KUALA LUMPUR • Malaysia's large population of foreign workers has, in general, created more jobs for locals, says a World Bank study as immigrant labour has filled important gaps in low- and mid-skilled jobs, while highly skilled expatriates provide specialised skills not available locally.
The finding is timely following public outcry over the effects of Putrajaya's fragmented and inconsistent migrant labour policies, which use a combination of quotas and levies that are unrelated to evolving market needs.
The latest furore was over the government's recent announcement that 1.5 million Bangladeshi workers would be brought in over the next three years, while the country plays host to more than two million registered immigrants and an estimated one million undocumented migrants. This latest plan has been temporarily shelved.
The World Bank's Malaysian Economic Monitor: Immigrant Labour study of last December stated that for every 10 new migrant workers in a given sector, 5.2 new jobs are created for Malaysians.
''This is due to relocation,'' said World Bank economist Mauro Testaverde in a presentation of the study at Universiti Malaya's Development Studies Department in Kuala Lumpur, The Malaysian Insider reported. ''As more foreign unskilled labourers are hired, a company is able to expand and create new medium-skilled jobs which will be taken up by Malaysians.''
The report also said a 10 per cent increase in low-skilled foreign workers raised real gross domestic product (GDP) by 1.1 per cent.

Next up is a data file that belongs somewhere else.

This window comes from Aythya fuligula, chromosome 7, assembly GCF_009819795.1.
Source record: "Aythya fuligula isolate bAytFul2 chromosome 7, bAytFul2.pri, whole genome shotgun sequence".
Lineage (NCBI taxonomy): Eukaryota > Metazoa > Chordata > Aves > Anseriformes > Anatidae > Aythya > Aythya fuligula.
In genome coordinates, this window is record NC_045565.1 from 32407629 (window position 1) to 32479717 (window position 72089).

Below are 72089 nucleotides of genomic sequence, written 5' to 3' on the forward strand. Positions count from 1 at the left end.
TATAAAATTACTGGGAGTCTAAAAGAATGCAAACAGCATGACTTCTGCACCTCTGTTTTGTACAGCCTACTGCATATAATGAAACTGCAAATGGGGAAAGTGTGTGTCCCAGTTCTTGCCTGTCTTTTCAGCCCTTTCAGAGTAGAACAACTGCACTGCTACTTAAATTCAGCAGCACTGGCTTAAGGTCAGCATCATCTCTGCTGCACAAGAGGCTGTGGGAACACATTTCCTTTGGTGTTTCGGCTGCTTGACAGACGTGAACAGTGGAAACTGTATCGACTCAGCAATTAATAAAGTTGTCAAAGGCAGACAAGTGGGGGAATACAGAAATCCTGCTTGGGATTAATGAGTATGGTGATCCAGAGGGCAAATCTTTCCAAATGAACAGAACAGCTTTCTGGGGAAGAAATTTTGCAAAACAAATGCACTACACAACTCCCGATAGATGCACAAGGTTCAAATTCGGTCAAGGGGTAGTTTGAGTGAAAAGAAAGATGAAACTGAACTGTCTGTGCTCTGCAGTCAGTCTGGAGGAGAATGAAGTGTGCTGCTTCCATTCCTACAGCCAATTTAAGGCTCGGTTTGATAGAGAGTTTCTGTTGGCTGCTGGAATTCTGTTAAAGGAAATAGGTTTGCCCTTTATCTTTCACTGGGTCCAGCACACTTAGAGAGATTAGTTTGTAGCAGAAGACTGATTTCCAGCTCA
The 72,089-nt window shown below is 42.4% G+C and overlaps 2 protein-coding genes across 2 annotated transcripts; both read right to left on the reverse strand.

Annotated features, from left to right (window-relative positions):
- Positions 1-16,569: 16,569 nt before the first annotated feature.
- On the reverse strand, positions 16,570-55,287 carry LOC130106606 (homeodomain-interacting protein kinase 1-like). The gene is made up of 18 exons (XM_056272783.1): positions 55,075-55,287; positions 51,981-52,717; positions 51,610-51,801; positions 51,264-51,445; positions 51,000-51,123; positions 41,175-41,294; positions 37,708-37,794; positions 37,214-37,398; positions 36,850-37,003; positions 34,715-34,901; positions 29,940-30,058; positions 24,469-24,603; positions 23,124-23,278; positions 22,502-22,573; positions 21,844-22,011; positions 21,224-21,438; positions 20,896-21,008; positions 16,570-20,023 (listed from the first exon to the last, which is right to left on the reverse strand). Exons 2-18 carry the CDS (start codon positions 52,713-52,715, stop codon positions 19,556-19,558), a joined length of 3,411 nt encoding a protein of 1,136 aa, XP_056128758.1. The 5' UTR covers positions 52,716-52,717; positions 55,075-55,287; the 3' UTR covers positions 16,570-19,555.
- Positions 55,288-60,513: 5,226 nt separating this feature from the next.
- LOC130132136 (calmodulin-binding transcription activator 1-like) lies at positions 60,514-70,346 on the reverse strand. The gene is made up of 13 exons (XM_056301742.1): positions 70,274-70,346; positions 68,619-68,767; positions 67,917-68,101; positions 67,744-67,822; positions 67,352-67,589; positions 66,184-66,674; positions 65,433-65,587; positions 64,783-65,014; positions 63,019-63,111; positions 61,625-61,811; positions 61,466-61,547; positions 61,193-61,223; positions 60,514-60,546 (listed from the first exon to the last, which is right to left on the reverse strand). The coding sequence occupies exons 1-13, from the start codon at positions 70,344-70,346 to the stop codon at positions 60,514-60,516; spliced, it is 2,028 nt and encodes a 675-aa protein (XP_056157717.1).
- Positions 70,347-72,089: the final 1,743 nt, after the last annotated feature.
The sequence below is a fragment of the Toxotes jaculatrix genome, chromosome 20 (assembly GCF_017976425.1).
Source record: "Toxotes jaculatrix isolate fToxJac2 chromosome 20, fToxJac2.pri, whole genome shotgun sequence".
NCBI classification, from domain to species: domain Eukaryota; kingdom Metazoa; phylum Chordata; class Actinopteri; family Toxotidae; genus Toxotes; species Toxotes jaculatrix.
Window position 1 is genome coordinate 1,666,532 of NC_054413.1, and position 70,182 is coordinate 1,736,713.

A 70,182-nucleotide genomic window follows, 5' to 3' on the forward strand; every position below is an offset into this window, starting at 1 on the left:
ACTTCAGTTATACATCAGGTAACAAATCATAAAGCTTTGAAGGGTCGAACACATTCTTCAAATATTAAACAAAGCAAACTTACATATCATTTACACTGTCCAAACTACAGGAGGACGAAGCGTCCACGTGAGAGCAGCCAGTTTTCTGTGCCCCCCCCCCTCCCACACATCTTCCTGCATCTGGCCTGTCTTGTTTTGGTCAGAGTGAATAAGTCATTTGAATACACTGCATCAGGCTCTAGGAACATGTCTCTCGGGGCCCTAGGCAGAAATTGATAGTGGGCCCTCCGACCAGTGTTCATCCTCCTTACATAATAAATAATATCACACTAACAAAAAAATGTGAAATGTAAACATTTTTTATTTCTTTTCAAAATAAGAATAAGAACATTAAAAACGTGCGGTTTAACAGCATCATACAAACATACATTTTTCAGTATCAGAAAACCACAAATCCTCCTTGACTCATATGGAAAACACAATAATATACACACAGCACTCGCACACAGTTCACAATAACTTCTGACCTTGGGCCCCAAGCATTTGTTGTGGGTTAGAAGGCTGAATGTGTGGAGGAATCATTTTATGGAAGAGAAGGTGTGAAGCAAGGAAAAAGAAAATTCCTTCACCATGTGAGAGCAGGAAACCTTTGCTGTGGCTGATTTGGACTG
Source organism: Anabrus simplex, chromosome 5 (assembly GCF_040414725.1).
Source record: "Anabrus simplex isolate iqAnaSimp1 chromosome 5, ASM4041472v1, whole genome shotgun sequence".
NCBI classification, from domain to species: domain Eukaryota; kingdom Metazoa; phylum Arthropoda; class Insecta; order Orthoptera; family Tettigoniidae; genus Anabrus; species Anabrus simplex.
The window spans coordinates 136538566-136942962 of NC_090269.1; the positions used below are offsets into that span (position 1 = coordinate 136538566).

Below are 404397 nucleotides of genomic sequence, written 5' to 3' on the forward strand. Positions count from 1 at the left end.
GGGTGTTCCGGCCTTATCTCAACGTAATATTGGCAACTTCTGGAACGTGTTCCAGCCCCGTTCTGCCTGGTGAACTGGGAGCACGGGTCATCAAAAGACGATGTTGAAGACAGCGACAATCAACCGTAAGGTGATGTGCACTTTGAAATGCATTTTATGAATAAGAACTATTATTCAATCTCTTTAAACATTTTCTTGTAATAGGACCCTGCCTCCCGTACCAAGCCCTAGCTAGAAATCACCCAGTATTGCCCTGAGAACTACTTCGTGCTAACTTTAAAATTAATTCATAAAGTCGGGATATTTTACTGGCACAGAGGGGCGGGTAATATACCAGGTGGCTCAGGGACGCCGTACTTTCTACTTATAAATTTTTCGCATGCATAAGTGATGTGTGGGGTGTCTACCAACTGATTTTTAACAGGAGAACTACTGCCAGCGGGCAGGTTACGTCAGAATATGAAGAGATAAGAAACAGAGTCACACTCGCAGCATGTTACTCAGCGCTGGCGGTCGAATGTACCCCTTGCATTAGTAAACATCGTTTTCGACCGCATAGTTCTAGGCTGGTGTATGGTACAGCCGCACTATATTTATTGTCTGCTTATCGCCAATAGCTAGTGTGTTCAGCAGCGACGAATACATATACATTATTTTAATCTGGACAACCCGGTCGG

The 10 per cent rise in immigration flow was found to raise the overall wages of Malaysians by 0.14 per cent, with the greatest impact on those with at least some secondary school education who tend to be supervisors and managers.
But the wages of unskilled Malaysians, who comprise 14 per cent of the total labour force, would see a 0.74 per cent decline.
''This class of workers does need some protection and training to upskill and move up the value chain. This is where money from foreign worker levies should be used,'' Dr Testaverde said.
Another World Bank expert, Dr Ximena Del Carpio, said Malaysia's policy on foreign workers was fragmented and not aligned to its overall human resource development strategy. The senior economist said the foreign worker policy needs to be market-driven, evidence-based and tied to the agency which handles human resource strategy.
The measures, she said, could cut discrimination between locals and foreigners for jobs,wage discrepancies and abuse of migrants. ''Another problem is enforcement, which right now tends to look only at the security aspect,'' she added.